Thursday, April 26, 2007

Monta Ellis Wins NBA Most-Improved
(Or: Why the NBA Age-Limit Is a Fraud)

(Click here for the blog's NFL Draft preview.)

OK, so while I'm talking about resonant
symbols that shatter the myth of the need for pro-sports age limits, like the NFL willingly and happily drafting a 19-year-old super-talent in the top half of the first round, as I did in the post below...

Monta Ellis wins NBA Most Improved
: How ironic, given the anti-"Prep-to-Pro" sentiment coursing through the league, media and fans in this inaugural season under the NBA's new age-limit rules. Please remember that Ellis was a prep-to-pro who dropped into the second round, much to the joy of prep-to-pro haters. He struggled in his rookie season a year ago, again to much celebration of the value of playing in college to your NBA future. Now? He's the only untouchable player on the Warriors roster.

The award affirms a few things: Ellis' rapid development, to be sure. But also his decision to turn pro out of high school, as well as the NBA's decision to let him in straight out of high school.

Let me be VERY clear: You cannot argue that both Ellis AND the NBA aren't better off for his having come straight out of high school to the NBA. You cannot argue that Ellis gunning his way through a single year at Mississippi State last year would have prepared him as well as directly learning his hoops lessons in the NBA last year. And you cannot argue that he would be a better pro this year and in what seems like a bright future without being a prep-to-pro.

Two Junes ago, proponents of an NBA age limit used Ellis as their poster boy for "bad decisions." Guess what: He made the RIGHT decision, as -- surprise -- an inordinate proportion of prep-to-pro players did. Their success rate, particularly when viewed against classes of players with any of the four years of college experience, is nothing short of astounding.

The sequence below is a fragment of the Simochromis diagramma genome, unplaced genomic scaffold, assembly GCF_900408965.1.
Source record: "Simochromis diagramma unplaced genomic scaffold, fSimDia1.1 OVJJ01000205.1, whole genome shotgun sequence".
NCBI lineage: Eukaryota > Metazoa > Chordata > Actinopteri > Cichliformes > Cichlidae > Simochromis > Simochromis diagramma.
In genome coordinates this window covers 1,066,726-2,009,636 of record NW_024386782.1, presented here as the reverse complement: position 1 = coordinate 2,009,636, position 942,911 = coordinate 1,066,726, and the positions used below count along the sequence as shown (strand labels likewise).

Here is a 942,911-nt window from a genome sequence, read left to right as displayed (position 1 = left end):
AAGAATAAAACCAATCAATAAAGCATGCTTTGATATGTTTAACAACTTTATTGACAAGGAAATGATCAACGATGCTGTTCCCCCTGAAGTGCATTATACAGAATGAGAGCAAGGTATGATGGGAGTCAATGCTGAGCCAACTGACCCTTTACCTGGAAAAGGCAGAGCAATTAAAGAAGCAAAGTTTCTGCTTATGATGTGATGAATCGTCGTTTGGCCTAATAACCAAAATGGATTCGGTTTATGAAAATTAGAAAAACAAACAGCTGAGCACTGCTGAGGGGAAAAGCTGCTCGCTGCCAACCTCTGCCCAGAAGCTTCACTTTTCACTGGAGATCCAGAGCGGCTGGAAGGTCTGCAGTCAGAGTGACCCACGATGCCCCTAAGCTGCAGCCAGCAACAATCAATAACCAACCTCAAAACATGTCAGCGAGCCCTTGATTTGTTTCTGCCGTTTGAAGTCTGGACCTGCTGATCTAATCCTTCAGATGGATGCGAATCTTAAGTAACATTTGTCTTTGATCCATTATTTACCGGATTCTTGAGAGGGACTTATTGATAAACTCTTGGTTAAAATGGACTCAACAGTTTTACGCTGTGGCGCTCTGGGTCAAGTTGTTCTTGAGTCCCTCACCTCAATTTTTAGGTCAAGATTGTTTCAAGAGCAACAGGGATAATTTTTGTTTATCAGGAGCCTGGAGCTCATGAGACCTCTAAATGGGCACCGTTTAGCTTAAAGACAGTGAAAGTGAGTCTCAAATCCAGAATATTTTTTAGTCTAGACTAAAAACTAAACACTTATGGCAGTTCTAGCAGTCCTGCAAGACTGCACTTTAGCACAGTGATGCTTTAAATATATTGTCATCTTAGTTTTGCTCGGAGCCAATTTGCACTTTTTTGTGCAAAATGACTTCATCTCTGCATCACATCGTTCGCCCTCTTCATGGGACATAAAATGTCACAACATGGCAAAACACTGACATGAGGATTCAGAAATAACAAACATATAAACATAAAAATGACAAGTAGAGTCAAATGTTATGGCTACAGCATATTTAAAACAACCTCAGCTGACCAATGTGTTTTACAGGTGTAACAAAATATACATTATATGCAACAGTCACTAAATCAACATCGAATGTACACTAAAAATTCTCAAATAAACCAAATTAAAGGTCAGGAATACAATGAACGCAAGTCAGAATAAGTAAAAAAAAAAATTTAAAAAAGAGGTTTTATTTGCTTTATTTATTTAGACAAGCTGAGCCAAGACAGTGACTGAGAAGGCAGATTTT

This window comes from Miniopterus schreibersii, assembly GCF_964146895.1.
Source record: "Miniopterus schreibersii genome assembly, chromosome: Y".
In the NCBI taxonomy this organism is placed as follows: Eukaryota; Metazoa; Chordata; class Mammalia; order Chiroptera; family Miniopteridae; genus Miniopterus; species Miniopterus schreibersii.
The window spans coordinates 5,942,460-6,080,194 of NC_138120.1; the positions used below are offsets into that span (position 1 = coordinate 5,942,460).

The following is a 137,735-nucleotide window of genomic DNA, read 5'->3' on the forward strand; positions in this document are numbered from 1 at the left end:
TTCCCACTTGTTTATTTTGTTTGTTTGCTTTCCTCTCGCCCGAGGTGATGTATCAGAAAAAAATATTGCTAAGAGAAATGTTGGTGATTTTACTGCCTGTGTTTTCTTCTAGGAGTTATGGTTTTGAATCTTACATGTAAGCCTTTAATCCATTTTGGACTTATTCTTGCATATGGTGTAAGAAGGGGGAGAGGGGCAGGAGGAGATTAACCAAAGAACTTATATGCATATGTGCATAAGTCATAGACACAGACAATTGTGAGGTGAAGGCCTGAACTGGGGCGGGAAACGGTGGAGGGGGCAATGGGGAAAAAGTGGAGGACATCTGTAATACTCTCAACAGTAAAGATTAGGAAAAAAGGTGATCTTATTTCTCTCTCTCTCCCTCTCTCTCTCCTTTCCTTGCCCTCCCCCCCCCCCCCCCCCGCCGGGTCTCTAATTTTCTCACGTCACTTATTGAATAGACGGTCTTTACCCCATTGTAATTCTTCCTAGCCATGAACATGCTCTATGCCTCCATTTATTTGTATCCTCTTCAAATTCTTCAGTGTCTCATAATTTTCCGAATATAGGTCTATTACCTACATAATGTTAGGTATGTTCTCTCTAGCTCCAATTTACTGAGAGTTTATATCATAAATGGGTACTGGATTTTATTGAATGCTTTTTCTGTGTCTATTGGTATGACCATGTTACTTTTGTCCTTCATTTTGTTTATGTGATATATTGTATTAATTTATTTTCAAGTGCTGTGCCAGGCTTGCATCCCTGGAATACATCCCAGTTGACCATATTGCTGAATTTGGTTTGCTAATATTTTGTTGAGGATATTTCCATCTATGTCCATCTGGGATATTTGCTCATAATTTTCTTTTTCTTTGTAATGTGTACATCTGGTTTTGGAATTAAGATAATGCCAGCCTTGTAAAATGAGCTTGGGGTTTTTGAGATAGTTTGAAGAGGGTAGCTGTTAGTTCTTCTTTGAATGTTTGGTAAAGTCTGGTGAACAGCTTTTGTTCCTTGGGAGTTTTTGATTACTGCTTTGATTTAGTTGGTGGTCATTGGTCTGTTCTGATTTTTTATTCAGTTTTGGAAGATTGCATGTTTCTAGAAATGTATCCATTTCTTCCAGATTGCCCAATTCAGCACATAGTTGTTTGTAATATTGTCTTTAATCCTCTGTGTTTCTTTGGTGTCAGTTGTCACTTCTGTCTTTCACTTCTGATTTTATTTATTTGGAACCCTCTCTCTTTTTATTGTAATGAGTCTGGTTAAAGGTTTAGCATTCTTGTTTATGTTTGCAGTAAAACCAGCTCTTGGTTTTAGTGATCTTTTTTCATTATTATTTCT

Then again, prep-to-pros (way more often than not) self-selected their NBA-readiness, usually helped out by the NBA's economic and player-personnel "market forces" – meaning, by selecting them (or assuring they would be selected), GMs affirmed the players' worthiness of being in the NBA. (Here's a fascinating paper on the subject.) What has been most remarkable isn't the rate of success itself, but the jaw-dropping degree of that success -- most prep-to-pro players who stick in the NBA are either superstars outright or pretty damn good.

Ellis is now the poster guy for why the NBA's age limit is so misguided (and anti-competitive). I hope supporters of the NBA's age-limit policy recognize that as they:

Root for Kobe to make it a series...

Root for Amare to integrally help the Suns improve the sport with a deep playoffs run...

Root for Dwight Howard to give the Magic their only chance against the Pistons...

Root for JR Smith to help the Nuggets keep it competitive with the Spurs...

Root for DeSagana Diop to continue to be, statistically, the biggest game-changer of the Warriors-Mavs series...

And, of course, root for LeBron to star above everyone.

-- D.S.


Dave Jackson said...

Dan, you forgot one:
Root for Kevin Garnett to get traded to a team that actually has a chance to make next year's playoffs.

Natsfan74 said...
This comment has been removed by the author.
Natsfan74 said...

Posting something like this at the end of the day on Friday makes sure no one actually read it, or the comments.

So you think a year of college ball would not have helped Ellis prepare? Tell that to Carmelo Anthony, I guess. Or ask Greg Oden if he appreciated the extra year.